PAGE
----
Clojure Gazette 1.61

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React, bugs, and some thoughts

Clojure Gazette

Issue 1.61
December 07, 2013


Editorial

Greetings, developers of all stripes!

I can't help but feel excited by recent events. As you may know, I am gainfully employed as a programmer, primarily developing in Clojure and ClojureScript. Before that, Clojure was only a very serious hobby. I never had the time or a reason to contribute to Clojure libraries (besides my own few Github repos). However, since I started working I have submitted several patches to open source projects that we use. There are likely more patches and some libraries of our own to come. This makes me happy.

I have attended three conferences organized by Alex Miller this year. I met many great people.

I produced a successful Kickstarter campaign and received the support of the community. Sales continue and a second video is on its way, which I have now started in earnest.

When I started the Gazette, I felt like an outside observer. I had been programming a lot in Clojure, looking in, but I had very little claim to be inside. Now I feel a part of the community, and I like it. There is a reason the language and libraries are so great: it's the people. There are great minds doing great things.

I am feeling good today. I think this issue reflects that.

Enjoy!

Sincerely,
Eric Normand
<ericwnormand@gmail.com>

P.S. I love hearing from readers. Just reply to this email!

P.P.S.My videos are still available!

 


The Library to Watch

Clojure-in-Clojure libraries by Nicola Mometto (Bronsa)


Some funding for this project was provided by the Typed Clojure Indiegogo campaign, and now there is more funding from Cognitect. These libraries are a step toward Clojure implemented in itself, which will make the compiler even more accessible. Also, the tools.analyzer library is useful for static analyzers (like Typed Clojure) and compilers for new targets. I'm looking forward to what comes out of this.

 


The Developer to Watch 

David Nolen


While thinking of developers to highlight in this inaugural spot, I could think of none better than David Nolen. David maintains ClojureScript, core.logic, core.match, and mori. He is also influential in Clojure at large. Not only is he a prolific coder, he is also an insightful blogger and great to follow on Twitter. He's friendly, so say hi to him on IRC or in real life.

 


Tests and Testables 

Better Than Unit Tests


A good read by Michael Nygard about alternatives to unit testing, with pointers to libraries that help with the different techniques.

 


Harmful Considered Harmful 

Bugs Considered Harmful with Douglas Crockford


I am a fan of Douglas Crockford because he has reasoned opinions and he can explain the reasons well. That is something I aspire to. This podcast touches on the importance of history in software engineering, how our tools help us or hurt us, and what should be our goal as developers.

Douglas Crockford continues to inspire me to think about what it means to develop software well and how we can craft tools that help us do that. I learn something new every time I hear him talk. I don't always agree, and sometimes he "oversimplifies", but it is always intelligent.

 


Equal and opposite reaction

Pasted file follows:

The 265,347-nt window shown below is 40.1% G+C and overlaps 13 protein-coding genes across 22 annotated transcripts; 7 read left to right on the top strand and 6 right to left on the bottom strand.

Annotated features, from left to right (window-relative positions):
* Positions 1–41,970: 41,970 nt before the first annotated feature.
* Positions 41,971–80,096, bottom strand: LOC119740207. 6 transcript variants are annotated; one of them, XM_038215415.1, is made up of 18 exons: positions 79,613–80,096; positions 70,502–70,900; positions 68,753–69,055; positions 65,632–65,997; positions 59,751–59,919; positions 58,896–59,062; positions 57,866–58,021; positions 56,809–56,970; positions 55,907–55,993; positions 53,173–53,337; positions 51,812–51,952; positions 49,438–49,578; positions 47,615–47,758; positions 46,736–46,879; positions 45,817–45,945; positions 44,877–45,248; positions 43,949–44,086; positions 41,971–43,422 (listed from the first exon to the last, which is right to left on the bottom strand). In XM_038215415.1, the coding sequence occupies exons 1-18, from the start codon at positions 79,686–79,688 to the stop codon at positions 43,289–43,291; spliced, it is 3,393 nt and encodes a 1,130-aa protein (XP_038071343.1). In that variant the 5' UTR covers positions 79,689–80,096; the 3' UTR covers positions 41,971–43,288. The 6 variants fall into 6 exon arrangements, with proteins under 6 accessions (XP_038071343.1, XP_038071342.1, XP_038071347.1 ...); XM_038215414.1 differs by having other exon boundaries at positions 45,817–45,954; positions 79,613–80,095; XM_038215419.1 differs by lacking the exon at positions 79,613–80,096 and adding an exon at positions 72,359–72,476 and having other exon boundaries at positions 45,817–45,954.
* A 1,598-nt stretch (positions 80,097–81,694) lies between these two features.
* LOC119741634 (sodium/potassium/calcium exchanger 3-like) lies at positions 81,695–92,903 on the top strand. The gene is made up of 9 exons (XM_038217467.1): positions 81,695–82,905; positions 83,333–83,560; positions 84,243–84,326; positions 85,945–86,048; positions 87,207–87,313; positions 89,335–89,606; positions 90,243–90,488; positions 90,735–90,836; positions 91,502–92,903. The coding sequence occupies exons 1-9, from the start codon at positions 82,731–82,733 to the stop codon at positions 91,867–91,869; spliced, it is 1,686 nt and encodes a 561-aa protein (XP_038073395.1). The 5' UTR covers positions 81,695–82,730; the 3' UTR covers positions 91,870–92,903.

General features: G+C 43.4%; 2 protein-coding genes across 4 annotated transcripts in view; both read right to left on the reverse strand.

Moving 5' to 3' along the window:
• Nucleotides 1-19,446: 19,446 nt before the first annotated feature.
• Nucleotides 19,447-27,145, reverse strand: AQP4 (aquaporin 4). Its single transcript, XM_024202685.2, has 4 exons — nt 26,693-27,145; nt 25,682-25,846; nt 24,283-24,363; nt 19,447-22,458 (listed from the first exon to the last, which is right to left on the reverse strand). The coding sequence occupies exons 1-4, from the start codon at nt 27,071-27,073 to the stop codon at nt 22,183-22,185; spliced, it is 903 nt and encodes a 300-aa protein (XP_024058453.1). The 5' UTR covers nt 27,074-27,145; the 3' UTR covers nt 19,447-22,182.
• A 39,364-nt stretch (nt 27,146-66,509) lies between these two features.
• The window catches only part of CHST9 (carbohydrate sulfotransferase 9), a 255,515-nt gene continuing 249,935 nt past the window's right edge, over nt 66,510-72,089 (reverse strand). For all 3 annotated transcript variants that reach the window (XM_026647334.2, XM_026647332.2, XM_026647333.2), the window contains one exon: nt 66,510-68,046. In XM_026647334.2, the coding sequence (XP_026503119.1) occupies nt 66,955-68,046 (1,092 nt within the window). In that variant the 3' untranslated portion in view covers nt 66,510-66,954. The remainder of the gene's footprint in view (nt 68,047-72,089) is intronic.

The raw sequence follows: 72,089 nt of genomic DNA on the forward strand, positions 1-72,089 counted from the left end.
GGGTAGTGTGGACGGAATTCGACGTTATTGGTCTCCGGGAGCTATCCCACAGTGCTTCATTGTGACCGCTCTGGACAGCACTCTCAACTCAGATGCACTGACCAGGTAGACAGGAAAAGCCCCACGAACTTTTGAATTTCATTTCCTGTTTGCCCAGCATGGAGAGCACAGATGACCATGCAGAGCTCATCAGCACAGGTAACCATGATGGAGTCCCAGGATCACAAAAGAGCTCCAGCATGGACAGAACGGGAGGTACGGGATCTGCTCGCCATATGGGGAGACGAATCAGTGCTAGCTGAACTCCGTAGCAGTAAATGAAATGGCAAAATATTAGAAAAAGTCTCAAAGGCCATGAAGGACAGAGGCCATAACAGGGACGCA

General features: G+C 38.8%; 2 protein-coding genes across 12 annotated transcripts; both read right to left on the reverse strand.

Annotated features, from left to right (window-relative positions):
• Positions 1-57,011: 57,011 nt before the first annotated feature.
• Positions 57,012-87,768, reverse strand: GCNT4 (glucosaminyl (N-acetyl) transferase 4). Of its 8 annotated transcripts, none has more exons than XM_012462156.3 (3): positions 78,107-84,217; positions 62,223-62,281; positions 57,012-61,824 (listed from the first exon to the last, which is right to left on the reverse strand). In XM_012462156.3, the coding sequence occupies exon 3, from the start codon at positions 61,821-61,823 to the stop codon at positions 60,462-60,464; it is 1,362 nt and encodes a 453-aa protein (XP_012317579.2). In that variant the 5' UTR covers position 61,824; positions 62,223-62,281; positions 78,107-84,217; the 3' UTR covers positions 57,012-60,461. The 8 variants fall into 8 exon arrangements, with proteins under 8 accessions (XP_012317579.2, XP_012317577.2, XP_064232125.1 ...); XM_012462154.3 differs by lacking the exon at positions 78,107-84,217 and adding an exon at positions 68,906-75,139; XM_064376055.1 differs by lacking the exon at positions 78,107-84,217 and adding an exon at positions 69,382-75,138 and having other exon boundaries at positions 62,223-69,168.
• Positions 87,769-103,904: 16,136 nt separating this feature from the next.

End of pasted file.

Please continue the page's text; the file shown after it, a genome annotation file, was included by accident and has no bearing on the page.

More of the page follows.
React: Rethinking best practices


I was turned onto this video by David Nolen, who shared it on Twitter. My team at work was searching for a frontend (read: Javascript/DOM) setup. I watched this video and it nailed every problem we were having that was not solved by other frameworks. This talk by Pete Hunt describes React, a Javascript library developed at Facebook and Instagram.

The part that excites me the most is the "Virtual DOM", which is a copy of the DOM maintained by React. Instead of adding or changing nodes directly in the real DOM, you render a new Virtual DOM. React then compares it to its copy, calculates the "minimal" set of operations to the real DOM based on the differences, then performs the operations in batch. It minimizes DOM manipulation and leaves the focus intact. This allows you to write your view functionally (a function from values to Virtual DOM nodes) and React takes care to do the actual rendering.

This solves the "two-way binding" problem that I have always faced when programming on the web. David Nolen has posted a couple of gists (here and here) exploring React's use in ClojureScript. By taking advantage of ClojureScript's immutable data structures, David Nolen has found a further optimization that would make even performing the Virtual DOM diff unnecessary most of the time. Inspired by those gists, I have been using hiccup markup to generate React Virtual DOM trees (I will release an alpha in the next couple of weeks). I coded a small internal app in it (actually, converted a half-finished, buggy JQuery app) and the results so far are remarkable. Fast DOM. Functional DOM. No DOM operations.

 


He's on every channel! 

Clojure core.async Channels


This Rich Hickey talk delivers a talk motivating core.async and explaining what it does. You may be familiar with core.async, but this talk is still worth your attention. The attention Rick Hickey pays to the background of CSP is edifying.

 

 


Commutation for fun and profit 

Add ALL the Things: Abstract Algebra Meets Analytics


I saw this talk at Strange Loop 2013. It is about data structures that allow commutative operations using constant space. Often this is done by losing some information—the value is merely a very good approximation. The talk begins with some very simple examples, but soon gets into cool, deep territory. Avi Bryant delivers it all smoothly, so you never feel out of you depth. 
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